I’m a reporter. It’s my job to inform readers about what happened in a murder trial, to explain and give context for the jury’s decision. And in this trial, there’s no way to understand the jury’s not-guilty verdict without diving into Kaitlin Fuller’s involvement with the Witness Protection Program. To prevent me from doing that reporting makes a mockery of the open court principle, the idea that for the public to have confidence in the justice system, it must know what happens in court. We don’t have secret trials in Canada.

Moreover, Fuller’s involvement with the WPP raises other very serious questions about the WPP itself, and those questions should be interrogated and explored by a free press.

So just doing my job as a reporter, I’ve investigated Fuller with regard to what she testified to in court. I’ve obtained court documents related to her past, I have interviewed people who were not witnesses or participants at trial, and I found things on the internet.

Through the course of that reporting, I obtained information that sheds light on her relationship with the Witness Protection Program, and on both her testimony at trial and, crucially, on the Crown’s own representations at trial.

As a result of doing his due diligence as a reporter…

…the Halifax Examiner will be absorbing enormous (for us) legal costs. Frankly, it’s money we don’t have. I’ll max out the corporate credit card and line of credit, and exhaust my own meagre savings, but I worry that even that won’t cover costs.

That’s one reason I hope you’ll buy a subscription or make a donation during the Examiner’s annual subscription drive.

But that’s only one reason. There’s the work Tim has already done — his investigation into the wrongful murder conviction of Glen Assoun that helped lead to Assoun’s exoneration as well as the Examiner being named a finalist for the Michener awards, Canada’s most prestigious journalism award for meritorious public service. His deep-dive reporting on COVID, his leadership of the Examiner’s coverage of the 2020 mass murders, his reporting on Carrie Low’s experiences and evolution as a sexual assault survivor, which led to an ongoing series featuring sexual assault survivors telling their stories in their own words

Most recently, there was his shocking story behind the story of the firetrap that is the former Bloomfield school property, which was published just last week.

Last month, I reported that Halifax Fire officials had ordered Banc Investments Limited to take action on the abandoned Bloomfield school property. Banc co-owner Alex Halef appealed that order. As a result, the entire appeal record is now public, and the documents are alarming, to put it mildly.

And then, of course, there is this incredible still-to-come, in-progress true tale:

The story is this: [Former Halifax Police Chief Verdin] Mitchell [who died by suicide in 1968] may have been responsible for Halifax’s oldest unsolved murder, that of Michael Resk, a Gottingen Street grocer who in 1955 was gunned down gangland-style in the back of his delivery van. My source explained that sometime in the 1970s or 1980s, the Halifax Police hired an outside investigator to look into the Resk murder and that the investigator wrote a report about it, but that report was ‘disappeared,’ never to be spoken of again.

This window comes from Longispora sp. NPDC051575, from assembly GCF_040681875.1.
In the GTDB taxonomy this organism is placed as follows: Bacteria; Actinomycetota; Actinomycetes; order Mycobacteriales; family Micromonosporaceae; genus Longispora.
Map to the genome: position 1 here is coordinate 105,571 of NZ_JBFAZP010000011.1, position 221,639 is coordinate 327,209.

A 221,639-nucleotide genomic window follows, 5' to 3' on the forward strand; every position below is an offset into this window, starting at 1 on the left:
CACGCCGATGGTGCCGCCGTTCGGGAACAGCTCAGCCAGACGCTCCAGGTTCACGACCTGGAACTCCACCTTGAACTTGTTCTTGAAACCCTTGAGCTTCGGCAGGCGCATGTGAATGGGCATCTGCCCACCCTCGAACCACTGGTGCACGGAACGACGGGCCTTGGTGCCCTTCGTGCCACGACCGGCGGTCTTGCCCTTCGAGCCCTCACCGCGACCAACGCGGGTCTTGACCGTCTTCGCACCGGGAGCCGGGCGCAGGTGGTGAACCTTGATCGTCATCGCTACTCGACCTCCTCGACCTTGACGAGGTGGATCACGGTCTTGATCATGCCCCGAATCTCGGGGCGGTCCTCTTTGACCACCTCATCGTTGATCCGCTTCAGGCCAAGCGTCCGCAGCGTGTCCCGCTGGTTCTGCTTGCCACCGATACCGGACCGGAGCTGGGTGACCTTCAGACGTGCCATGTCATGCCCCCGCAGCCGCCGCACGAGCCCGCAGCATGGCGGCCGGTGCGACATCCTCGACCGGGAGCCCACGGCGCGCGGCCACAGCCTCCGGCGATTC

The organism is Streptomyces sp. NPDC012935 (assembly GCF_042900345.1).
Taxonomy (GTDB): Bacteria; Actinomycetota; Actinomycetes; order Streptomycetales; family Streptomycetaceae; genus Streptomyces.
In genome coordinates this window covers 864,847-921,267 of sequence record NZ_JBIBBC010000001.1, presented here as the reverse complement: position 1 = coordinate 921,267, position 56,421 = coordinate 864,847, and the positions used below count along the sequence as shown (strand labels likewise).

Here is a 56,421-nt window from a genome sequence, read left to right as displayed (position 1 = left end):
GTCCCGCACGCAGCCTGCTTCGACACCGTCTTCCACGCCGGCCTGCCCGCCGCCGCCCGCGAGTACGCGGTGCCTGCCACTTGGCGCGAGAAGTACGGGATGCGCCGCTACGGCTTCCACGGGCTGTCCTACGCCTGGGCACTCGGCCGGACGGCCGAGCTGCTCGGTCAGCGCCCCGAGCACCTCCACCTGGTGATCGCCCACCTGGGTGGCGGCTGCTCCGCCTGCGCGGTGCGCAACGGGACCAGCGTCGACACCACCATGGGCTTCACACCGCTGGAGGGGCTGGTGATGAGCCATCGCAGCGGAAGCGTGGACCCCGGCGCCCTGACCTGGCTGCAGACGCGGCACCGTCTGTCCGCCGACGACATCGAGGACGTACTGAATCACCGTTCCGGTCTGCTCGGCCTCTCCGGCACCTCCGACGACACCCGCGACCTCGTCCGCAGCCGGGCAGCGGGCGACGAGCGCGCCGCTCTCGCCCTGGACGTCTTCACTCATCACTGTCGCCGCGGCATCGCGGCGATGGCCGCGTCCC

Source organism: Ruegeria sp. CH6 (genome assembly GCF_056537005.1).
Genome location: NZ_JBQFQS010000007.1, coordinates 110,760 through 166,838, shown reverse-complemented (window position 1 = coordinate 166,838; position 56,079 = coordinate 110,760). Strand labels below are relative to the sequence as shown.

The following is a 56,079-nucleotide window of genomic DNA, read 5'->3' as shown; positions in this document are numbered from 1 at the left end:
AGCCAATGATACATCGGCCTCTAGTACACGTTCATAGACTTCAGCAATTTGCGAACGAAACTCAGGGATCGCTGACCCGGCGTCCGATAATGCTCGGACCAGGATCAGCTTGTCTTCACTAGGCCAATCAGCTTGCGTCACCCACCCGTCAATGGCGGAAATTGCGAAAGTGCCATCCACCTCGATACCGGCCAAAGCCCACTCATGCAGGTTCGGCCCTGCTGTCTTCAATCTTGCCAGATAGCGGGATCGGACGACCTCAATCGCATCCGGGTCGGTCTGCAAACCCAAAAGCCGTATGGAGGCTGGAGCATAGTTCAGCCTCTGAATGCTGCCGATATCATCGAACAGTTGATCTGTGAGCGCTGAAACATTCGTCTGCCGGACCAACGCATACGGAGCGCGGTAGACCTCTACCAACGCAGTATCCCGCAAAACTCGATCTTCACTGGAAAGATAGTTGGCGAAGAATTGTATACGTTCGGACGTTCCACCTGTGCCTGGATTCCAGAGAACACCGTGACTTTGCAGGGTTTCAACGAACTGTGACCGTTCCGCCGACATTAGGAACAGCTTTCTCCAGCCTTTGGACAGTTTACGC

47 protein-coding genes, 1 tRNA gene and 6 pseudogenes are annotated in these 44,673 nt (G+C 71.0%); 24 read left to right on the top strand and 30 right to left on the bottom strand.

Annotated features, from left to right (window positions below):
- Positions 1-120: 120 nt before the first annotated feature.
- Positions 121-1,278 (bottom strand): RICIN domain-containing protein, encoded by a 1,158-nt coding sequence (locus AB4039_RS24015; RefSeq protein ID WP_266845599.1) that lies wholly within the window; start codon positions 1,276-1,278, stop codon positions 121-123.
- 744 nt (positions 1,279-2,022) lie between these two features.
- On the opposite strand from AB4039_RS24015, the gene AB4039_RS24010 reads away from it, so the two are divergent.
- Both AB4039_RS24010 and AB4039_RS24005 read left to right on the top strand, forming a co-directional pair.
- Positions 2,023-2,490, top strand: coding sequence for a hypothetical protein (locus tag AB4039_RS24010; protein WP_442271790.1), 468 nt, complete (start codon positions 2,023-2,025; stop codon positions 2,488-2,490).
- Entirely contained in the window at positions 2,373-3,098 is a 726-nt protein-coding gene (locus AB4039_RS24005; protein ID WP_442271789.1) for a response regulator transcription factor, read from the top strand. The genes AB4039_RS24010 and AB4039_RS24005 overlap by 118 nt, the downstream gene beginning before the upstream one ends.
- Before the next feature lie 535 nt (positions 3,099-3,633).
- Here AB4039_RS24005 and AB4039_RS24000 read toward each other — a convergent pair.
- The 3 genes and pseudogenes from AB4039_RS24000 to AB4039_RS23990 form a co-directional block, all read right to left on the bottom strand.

Like much of what Tim writes, this investigative series-in-the-making, “Original Sin,” is about more than its specifics. It’s about Nova Scotia, and race, and power, and politics, and justice, and accountability.

There comes a moment when a story crystallizes in my mind, when I see all the disparate parts come together into one meaningful whole. That moment came to me a few weeks ago, when I was having drinks with my podcasting colleagues Janice Evans and Nancy Hunter (we made the Dead Wrong series together). I was telling them how I kept getting pulled away from the story, this time by the Riley trial. And then it struck me: no, the Riley trial wasn’t pulling me away — rather, the Riley trial is the same story, just in a new iteration.

I realized this is not just the sweeping historical tale I had worked on for so long, but also the story about our police and justice system, our community, our city, today.

Tim has already done an amazing amount of archival and interviewing research into this story — I know that because we’ve talked a little about it — but there is still much more to be done. And that requires time. And time means money — “money for the Halifax Examiner to carry the day-to-day reporting load without me doing as much of it. Money to hire a freelancer to cover some of the morning posts I write. Money to hire a part-time researcher to help with the Original Sin series.”

Tim estimates he’ll need 400 new subscribers to make that a reality.

Buy a subscription.

Buy a subscription for a friend.

Make a donation.

Make it happen.

Our province will be a better place because of our support for this kind of journalism. Important journalism costs; its absence costs us even more.


A version of this column originally appeared in the Halifax Examiner